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Andy Murray: French Open swansong, Olympic qualification and retirement plans

Andy Murray heads to the French Open for what is set to be a final appearance at the year’s second grand slam.

The Scot has recovered from an ankle injury in time to take his place in the Roland Garros draw at the start of a very important summer.

Here, we attempt to answer some key questions around what comes next for the British sporting icon.


How is Murray looking?

The good news is that his ankle is in good enough shape to allow him to play but he has won only one match on clay – via a withdrawal at a second-tier event – so expectations of success in Paris should be low.


Why is he playing?

Murray’s hip problems first surfaced at Roland Garros in 2017 and he has played at the French Open only once since, suffering a chastening loss to Stan Wawrinka in the first round four years ago.

But, with retirement looming, Murray wants to play in the biggest events, while he has made appearing at a final Olympics on the Parisian clay a key goal.



Murray knows, barring a miracle, his only chance of an Olympic medal this summer lies in doubles. With that in mind, he has entered the men’s doubles at the French Open with Dan Evans, although the pair are likely to need a wild card to get in.


Will Murray qualify for the Olympics?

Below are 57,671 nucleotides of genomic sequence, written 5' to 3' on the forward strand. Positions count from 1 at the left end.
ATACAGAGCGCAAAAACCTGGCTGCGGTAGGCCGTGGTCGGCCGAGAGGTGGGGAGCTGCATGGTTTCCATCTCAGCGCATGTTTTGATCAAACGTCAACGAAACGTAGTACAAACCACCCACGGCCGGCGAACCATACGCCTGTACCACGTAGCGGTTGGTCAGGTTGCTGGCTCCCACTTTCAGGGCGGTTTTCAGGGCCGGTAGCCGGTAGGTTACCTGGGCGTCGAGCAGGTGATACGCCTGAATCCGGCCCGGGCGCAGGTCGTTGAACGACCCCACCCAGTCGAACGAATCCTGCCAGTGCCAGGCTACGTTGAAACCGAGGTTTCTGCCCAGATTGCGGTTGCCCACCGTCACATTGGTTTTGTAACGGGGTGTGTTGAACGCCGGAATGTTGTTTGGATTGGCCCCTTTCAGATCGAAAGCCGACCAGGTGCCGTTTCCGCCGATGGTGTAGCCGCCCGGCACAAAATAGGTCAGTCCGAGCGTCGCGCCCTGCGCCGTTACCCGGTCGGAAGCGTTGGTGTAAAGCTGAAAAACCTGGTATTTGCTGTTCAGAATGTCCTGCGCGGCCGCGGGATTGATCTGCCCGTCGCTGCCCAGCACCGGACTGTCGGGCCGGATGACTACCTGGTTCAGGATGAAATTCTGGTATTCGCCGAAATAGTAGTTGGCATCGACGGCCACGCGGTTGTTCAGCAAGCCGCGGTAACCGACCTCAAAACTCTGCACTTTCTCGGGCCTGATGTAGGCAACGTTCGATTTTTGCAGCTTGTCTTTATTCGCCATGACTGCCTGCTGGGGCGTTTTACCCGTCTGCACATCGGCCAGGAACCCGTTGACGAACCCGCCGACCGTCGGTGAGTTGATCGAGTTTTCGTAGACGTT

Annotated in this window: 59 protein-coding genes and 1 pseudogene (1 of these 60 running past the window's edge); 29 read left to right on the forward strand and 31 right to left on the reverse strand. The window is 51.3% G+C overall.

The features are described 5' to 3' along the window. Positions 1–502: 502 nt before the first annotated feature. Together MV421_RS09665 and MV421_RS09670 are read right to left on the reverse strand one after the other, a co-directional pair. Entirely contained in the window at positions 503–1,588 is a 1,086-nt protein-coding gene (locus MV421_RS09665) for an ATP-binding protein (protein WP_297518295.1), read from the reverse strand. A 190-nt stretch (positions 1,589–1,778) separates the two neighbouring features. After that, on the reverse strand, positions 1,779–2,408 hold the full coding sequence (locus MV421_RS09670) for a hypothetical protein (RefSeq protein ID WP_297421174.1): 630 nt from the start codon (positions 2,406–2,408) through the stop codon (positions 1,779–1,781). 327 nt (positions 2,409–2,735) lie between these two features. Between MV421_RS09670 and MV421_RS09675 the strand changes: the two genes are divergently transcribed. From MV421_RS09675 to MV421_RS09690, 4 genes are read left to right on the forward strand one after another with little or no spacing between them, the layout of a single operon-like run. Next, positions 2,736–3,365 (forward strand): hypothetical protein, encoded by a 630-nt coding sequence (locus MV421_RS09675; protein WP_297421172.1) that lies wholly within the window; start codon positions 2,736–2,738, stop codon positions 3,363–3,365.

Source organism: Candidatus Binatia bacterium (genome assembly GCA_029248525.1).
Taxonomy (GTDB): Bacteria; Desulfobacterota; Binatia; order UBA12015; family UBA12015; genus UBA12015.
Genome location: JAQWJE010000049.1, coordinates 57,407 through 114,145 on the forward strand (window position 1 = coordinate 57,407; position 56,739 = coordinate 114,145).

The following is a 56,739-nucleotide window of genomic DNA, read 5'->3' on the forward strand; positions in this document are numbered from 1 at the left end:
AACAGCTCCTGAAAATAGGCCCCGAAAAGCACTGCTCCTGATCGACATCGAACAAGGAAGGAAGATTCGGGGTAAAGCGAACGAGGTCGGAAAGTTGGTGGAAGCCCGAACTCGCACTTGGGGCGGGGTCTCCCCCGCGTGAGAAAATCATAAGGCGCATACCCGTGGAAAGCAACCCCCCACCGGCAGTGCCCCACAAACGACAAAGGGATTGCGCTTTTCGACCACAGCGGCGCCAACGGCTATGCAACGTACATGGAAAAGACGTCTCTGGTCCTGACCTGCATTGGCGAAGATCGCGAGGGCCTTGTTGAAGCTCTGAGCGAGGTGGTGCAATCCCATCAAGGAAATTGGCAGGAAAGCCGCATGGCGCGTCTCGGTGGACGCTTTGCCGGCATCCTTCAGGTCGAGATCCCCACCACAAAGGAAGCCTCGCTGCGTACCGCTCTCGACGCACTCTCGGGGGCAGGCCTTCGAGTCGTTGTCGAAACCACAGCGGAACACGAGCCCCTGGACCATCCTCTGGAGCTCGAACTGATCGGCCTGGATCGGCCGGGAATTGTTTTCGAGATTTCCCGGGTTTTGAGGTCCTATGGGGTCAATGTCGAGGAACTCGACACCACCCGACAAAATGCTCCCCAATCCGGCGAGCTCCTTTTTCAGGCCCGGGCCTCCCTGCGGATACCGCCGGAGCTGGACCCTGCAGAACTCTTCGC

Rankings at the end of the French Open will be used for Olympic entry. Murray is currently ranked 75 and only 56 players qualify on ranking, but that is limited to four per nation, while some players usually opt not to play as there are no ranking points.

If Murray does not make it by ranking, he would almost certainly earn one of two places reserved for grand slam champions and Olympic gold medallists. In doubles, the 37-year-old could team up again with Joe Salisbury.


What about grass?

Before the Olympics, Murray’s biggest goal will be to perform strongly for a final time at Wimbledon. His prowess on grass means a notable run is not out of the question.

Ahead of Wimbledon, he will play in Stuttgart and at Queen’s Club, while he could also defend his title at Surbiton depending on how he fares at the French Open.


When will he retire?

He has kept that close to his chest, and may not be exactly sure himself yet. Wimbledon would be an obvious stopping point but Murray has spoken a lot about wanting to play at the Olympics.

The US Open follows swiftly afterwards, while Britain play on home soil again in September at the Davis Cup in Manchester.

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